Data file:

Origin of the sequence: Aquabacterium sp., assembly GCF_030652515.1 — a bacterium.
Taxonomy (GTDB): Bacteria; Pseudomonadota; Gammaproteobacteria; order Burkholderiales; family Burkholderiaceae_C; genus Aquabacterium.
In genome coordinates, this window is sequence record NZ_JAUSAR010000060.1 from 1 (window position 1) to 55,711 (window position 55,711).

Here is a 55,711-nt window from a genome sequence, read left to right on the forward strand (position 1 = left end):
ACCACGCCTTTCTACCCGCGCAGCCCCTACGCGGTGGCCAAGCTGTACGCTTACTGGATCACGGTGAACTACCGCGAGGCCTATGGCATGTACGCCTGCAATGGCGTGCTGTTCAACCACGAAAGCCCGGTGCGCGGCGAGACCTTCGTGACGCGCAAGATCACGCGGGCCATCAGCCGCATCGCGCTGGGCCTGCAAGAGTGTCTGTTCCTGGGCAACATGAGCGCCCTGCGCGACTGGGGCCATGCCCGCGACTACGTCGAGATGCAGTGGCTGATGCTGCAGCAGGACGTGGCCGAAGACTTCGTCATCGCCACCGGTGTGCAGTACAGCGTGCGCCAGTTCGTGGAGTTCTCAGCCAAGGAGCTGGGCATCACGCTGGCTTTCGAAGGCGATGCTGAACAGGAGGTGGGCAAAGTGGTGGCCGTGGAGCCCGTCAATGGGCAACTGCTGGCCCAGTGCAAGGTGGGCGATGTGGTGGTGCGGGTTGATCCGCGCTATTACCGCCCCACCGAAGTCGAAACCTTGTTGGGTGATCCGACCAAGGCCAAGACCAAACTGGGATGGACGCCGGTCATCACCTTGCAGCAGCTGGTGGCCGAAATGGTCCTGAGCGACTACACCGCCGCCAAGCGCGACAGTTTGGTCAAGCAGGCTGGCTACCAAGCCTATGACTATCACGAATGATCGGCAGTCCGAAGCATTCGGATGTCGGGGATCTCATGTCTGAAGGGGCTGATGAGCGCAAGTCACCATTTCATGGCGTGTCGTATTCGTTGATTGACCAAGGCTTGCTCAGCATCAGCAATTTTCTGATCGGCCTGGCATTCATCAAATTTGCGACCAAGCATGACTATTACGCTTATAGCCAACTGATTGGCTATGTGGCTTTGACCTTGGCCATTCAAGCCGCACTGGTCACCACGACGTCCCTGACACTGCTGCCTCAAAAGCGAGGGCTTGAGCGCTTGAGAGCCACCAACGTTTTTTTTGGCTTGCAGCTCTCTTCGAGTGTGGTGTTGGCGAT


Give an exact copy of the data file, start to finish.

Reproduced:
Origin of the sequence: Aquabacterium sp., assembly GCF_030652515.1 — a bacterium.
Taxonomy (GTDB): Bacteria; Pseudomonadota; Gammaproteobacteria; order Burkholderiales; family Burkholderiaceae_C; genus Aquabacterium.
In genome coordinates, this window is sequence record NZ_JAUSAR010000060.1 from 1 (window position 1) to 55,711 (window position 55,711).

Here is a 55,711-nt window from a genome sequence, read left to right on the forward strand (position 1 = left end):
ACCACGCCTTTCTACCCGCGCAGCCCCTACGCGGTGGCCAAGCTGTACGCTTACTGGATCACGGTGAACTACCGCGAGGCCTATGGCATGTACGCCTGCAATGGCGTGCTGTTCAACCACGAAAGCCCGGTGCGCGGCGAGACCTTCGTGACGCGCAAGATCACGCGGGCCATCAGCCGCATCGCGCTGGGCCTGCAAGAGTGTCTGTTCCTGGGCAACATGAGCGCCCTGCGCGACTGGGGCCATGCCCGCGACTACGTCGAGATGCAGTGGCTGATGCTGCAGCAGGACGTGGCCGAAGACTTCGTCATCGCCACCGGTGTGCAGTACAGCGTGCGCCAGTTCGTGGAGTTCTCAGCCAAGGAGCTGGGCATCACGCTGGCTTTCGAAGGCGATGCTGAACAGGAGGTGGGCAAAGTGGTGGCCGTGGAGCCCGTCAATGGGCAACTGCTGGCCCAGTGCAAGGTGGGCGATGTGGTGGTGCGGGTTGATCCGCGCTATTACCGCCCCACCGAAGTCGAAACCTTGTTGGGTGATCCGACCAAGGCCAAGACCAAACTGGGATGGACGCCGGTCATCACCTTGCAGCAGCTGGTGGCCGAAATGGTCCTGAGCGACTACACCGCCGCCAAGCGCGACAGTTTGGTCAAGCAGGCTGGCTACCAAGCCTATGACTATCACGAATGATCGGCAGTCCGAAGCATTCGGATGTCGGGGATCTCATGTCTGAAGGGGCTGATGAGCGCAAGTCACCATTTCATGGCGTGTCGTATTCGTTGATTGACCAAGGCTTGCTCAGCATCAGCAATTTTCTGATCGGCCTGGCATTCATCAAATTTGCGACCAAGCATGACTATTACGCTTATAGCCAACTGATTGGCTATGTGGCTTTGACCTTGGCCATTCAAGCCGCACTGGTCACCACGACGTCCCTGACACTGCTGCCTCAAAAGCGAGGGCTTGAGCGCTTGAGAGCCACCAACGTTTTTTTTGGCTTGCAGCTCTCTTCGAGTGTGGTGTTGGCGAT